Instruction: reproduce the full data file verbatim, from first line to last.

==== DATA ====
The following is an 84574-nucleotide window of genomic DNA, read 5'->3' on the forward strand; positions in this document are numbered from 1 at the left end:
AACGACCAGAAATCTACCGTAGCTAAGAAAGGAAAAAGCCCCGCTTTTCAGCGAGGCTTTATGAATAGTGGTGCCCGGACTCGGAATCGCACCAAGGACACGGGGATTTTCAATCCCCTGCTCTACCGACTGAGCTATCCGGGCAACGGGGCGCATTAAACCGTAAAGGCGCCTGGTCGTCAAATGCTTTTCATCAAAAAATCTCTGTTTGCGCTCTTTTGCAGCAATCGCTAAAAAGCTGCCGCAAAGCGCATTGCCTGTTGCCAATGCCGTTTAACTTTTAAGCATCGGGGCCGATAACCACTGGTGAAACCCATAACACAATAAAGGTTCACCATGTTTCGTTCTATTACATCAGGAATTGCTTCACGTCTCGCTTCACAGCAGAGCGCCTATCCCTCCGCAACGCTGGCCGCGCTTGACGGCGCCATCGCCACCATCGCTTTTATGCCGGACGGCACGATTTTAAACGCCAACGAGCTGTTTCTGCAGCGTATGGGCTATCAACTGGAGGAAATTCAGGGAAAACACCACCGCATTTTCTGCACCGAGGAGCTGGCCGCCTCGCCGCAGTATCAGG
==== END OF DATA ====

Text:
The following is an 84574-nucleotide window of genomic DNA, read 5'->3' on the forward strand; positions in this document are numbered from 1 at the left end:
AACGACCAGAAATCTACCGTAGCTAAGAAAGGAAAAAGCCCCGCTTTTCAGCGAGGCTTTATGAATAGTGGTGCCCGGACTCGGAATCGCACCAAGGACACGGGGATTTTCAATCCCCTGCTCTACCGACTGAGCTATCCGGGCAACGGGGCGCATTAAACCGTAAAGGCGCCTGGTCGTCAAATGCTTTTCATCAAAAAATCTCTGTTTGCGCTCTTTTGCAGCAATCGCTAAAAAGCTGCCGCAAAGCGCATTGCCTGTTGCCAATGCCGTTTAACTTTTAAGCATCGGGGCCGATAACCACTGGTGAAACCCATAACACAATAAAGGTTCACCATGTTTCGTTCTATTACATCAGGAATTGCTTCACGTCTCGCTTCACAGCAGAGCGCCTATCCCTCCGCAACGCTGGCCGCGCTTGACGGCGCCATCGCCACCATCGCTTTTATGCCGGACGGCACGATTTTAAACGCCAACGAGCTGTTTCTGCAGCGTATGGGCTATCAACTGGAGGAAATTCAGGGAAAACACCACCGCATTTTCTGCACCGAGGAGCTGGCCGCCTCGCCGCAGTATCAGG